“He was such a pioneer … helped me learn the ropes,” Meadows recalls. “We struggled back then and it took a lot of work (because) there were conservatives but not Republicans. Carl Harrison was a giant.”
Three years after his death, Harrison had a school named after him: Harrison High.
While the NRA has been put in the crosshairs following mass shootings in recent years, including incidents at schools across the country, Meadows says she believes in allowing teachers to be armed if they wish to be — not forced to carry a weapon.
“I believe in arming teachers. Absolutely. In my church, I’m armed. My pastor is a shooter, a hunter, he knows I am, people in the congregation do,” she says. “This is not NRA position, but as far as I’m concerned, I’d love to have a sign out front: ‘We have gun-toting teachers and security.’ (Mass shooters) go where the people are weak.”
Meadows' new role, she says, is not a ceremonial position, but rather, a working one — a fact she learned firsthand when she served as interim president from May to September of last year. She succeeds Oliver North in the role.
“I would not have taken this job if I didn’t feel like I could save this country. That’s obvious, I’m not young. … My husband said, 'Your whole life has led you to this point.' And he said, 'If you don't do it, you dishonor God,'” Meadows said, adding that she defines herself as “not a religious person — I'm a Christian,” and is a member of Crosspointe Community Church in Roswell.
“The president runs all the meetings, we appoint the committees. As a matter of fact, on May 13, I will be at headquarters, and we have over 40 committees. I will have my first and second VPs with me. Although I could appoint all of them, I would not do that — traditionally, that's not done.”
Meadows says she can also recommend changes to the NRA’s bylaws, which would be presented by the bylaws chairman to the NRA board for a vote.
“(Those board members) are honorable, save the country people by and large — it’s a 76-member board,” she said.
Speaking on the reputation of the organization, Meadows says it is “peculiar almost to NRA that there’s no middle ground,” as many in the country are either staunchly in favor or against it.
“Basically, it’s through ignorance that a lot of people, and not stupidity at all, but they don’t know what we’re about,” she said of those against the NRA. “If you could get to every person out there, eyeball to eyeball, we’d have 50 million NRA members. A lot of Democrats believe like we do, but they've been misguided with the poor leadership at the helm of their party.”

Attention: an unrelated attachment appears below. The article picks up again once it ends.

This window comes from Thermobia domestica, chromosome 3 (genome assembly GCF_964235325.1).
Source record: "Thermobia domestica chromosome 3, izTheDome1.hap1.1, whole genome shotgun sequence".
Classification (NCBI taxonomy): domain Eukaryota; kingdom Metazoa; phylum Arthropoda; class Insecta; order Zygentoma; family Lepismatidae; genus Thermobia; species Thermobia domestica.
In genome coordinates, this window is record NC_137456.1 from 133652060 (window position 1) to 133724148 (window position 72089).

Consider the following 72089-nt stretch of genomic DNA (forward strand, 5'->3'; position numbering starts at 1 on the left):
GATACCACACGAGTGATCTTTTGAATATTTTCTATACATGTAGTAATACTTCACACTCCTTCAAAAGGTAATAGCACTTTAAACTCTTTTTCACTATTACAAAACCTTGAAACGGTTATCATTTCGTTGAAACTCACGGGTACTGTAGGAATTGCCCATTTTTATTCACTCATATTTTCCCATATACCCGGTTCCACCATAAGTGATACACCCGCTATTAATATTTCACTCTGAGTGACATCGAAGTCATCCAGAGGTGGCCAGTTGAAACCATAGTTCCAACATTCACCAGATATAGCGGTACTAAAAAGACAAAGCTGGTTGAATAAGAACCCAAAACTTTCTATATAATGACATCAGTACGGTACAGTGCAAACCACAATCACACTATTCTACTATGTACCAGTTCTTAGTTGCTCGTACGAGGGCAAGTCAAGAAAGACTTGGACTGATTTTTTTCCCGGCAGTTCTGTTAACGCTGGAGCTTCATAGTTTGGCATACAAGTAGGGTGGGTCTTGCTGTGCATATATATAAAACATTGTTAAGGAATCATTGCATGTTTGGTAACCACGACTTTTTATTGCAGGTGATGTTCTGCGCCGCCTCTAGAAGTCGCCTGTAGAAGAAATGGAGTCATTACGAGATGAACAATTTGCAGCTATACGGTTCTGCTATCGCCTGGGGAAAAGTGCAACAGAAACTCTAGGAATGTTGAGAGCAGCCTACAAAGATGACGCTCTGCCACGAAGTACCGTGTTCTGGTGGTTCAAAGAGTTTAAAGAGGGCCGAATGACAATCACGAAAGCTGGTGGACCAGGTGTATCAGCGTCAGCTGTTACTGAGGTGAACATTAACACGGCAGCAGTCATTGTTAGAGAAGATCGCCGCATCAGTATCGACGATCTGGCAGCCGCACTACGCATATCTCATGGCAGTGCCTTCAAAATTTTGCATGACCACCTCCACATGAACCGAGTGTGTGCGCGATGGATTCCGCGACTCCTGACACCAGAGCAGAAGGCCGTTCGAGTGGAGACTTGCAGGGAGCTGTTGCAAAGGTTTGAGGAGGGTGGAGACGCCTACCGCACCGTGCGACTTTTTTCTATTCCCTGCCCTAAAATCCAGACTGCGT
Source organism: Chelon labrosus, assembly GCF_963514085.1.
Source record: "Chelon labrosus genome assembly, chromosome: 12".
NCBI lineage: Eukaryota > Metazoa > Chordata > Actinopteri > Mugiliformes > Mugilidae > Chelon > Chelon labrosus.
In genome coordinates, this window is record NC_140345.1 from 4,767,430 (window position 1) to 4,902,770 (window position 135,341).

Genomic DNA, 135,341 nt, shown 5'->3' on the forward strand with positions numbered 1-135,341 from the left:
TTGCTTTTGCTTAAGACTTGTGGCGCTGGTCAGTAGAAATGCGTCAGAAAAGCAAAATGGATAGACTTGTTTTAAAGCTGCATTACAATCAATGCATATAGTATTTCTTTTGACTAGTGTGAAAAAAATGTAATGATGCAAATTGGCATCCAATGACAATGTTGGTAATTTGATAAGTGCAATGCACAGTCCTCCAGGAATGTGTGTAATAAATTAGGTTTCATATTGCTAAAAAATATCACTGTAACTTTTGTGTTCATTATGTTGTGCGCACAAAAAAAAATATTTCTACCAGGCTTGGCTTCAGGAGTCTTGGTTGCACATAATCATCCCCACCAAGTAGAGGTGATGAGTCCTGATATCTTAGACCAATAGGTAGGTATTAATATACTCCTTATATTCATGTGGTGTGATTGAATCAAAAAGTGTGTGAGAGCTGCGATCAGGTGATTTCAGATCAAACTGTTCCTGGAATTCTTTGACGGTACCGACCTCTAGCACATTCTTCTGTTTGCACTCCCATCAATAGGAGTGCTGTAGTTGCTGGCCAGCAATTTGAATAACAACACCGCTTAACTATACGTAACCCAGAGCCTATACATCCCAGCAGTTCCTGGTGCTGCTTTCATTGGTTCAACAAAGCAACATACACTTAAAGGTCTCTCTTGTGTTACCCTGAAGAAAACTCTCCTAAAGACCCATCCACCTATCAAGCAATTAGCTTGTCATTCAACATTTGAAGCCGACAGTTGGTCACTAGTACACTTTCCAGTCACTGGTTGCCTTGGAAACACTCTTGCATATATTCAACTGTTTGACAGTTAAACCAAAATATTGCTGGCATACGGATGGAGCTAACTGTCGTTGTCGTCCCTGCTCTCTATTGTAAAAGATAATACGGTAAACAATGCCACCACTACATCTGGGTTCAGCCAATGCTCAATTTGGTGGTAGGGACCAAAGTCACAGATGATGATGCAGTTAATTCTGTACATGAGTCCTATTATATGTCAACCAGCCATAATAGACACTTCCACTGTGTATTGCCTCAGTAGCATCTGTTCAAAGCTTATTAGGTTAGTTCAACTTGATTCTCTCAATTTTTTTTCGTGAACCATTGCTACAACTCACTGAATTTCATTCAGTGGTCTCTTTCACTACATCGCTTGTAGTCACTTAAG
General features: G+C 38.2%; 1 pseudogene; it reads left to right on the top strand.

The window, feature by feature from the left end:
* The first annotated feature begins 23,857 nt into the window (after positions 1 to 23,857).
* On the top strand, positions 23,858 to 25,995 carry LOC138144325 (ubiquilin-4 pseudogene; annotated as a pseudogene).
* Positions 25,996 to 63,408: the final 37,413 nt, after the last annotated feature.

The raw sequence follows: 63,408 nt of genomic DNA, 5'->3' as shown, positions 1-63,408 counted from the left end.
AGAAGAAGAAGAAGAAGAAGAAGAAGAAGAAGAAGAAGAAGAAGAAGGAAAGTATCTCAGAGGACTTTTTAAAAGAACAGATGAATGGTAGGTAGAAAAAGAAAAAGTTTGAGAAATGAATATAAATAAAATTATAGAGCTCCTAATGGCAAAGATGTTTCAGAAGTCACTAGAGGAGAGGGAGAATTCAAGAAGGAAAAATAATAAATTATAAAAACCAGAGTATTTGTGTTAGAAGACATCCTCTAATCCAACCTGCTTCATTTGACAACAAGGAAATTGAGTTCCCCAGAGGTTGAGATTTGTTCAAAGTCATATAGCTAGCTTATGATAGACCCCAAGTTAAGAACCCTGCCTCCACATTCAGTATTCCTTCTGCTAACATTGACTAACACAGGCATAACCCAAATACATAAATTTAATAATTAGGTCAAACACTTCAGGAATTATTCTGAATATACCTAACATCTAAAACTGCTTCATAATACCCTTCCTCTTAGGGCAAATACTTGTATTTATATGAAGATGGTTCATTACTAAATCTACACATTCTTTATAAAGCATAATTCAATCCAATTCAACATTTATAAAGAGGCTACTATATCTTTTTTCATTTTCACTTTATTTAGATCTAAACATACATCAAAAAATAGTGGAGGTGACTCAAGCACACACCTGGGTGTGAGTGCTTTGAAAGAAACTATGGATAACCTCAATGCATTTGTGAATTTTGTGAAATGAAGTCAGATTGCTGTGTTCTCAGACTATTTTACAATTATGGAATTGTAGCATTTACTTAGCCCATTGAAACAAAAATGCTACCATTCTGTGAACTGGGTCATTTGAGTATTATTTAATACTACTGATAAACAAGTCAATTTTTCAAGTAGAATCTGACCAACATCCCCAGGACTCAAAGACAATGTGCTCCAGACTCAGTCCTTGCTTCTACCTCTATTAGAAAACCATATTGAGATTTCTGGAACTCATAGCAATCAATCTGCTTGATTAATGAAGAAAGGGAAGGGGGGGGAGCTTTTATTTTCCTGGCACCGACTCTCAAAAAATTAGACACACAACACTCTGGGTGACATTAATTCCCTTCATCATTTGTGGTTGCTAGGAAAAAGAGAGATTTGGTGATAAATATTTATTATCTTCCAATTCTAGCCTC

Meadows’ own backyard will be part of the political battlefield as she and other right-leaning groups target U.S. Rep. Lucy McBath, D-Marietta, who represents Georgia’s Sixth Congressional District. Last year, McBath unseated then-incumbent Karen Handel, R-Roswell, who has announced her intention to run for the seat again.
“There will be more than one person in the race, but we'll get that seat back,” Meadows said. “But it is wrong to say like McBath said, that the reason she won was because of her anti-gun stance. That didn't have anything to do with it — it had to do with being a minority female. And the Democrats really turned out, and that's the problem we have with conservatives — we don't turn out as well.”
But Meadows’ focus won’t be limited to the one congressional district, as she has set much bigger goals for her two-year term as NRA president.
“We’re going to work to get Donald Trump reelected, unity, and that’s primarily it, to be politically active, to bring gun-toters into the fold, to get more gun-toters to join NRA,” she said. “It’s a powerful lobby, not just for gun rights, but for rights. We believe in the Constitution. When we take our oath of office we actually swear allegiance to the Constitution of the United States. That’s why I do it.”
To retain the White House, however, Meadows says her organization needs to be successful in its numbers game.
“We need more members — a lot of people think they are a member because they support us, or in years past they were a member and think it lasts forever,” she said. “If you included all of those people, we actually would probably have 50 million members instead of between 5 and 6 million.”
U.S. Sen. Johnny Isakson, R-Georgia, lauded Meadows for her longtime work with the NRA.
“Carolyn Meadows was elected unanimously after having led the NRA previously as interim president and served as a member of the organization’s board of trustees for years. She has been a lifelong leader committed to protecting our cherished Constitutional freedoms," Isakson said. "I think she’s a wise choice to lead the NRA, and I believe those who know her and who have worked with her would agree.”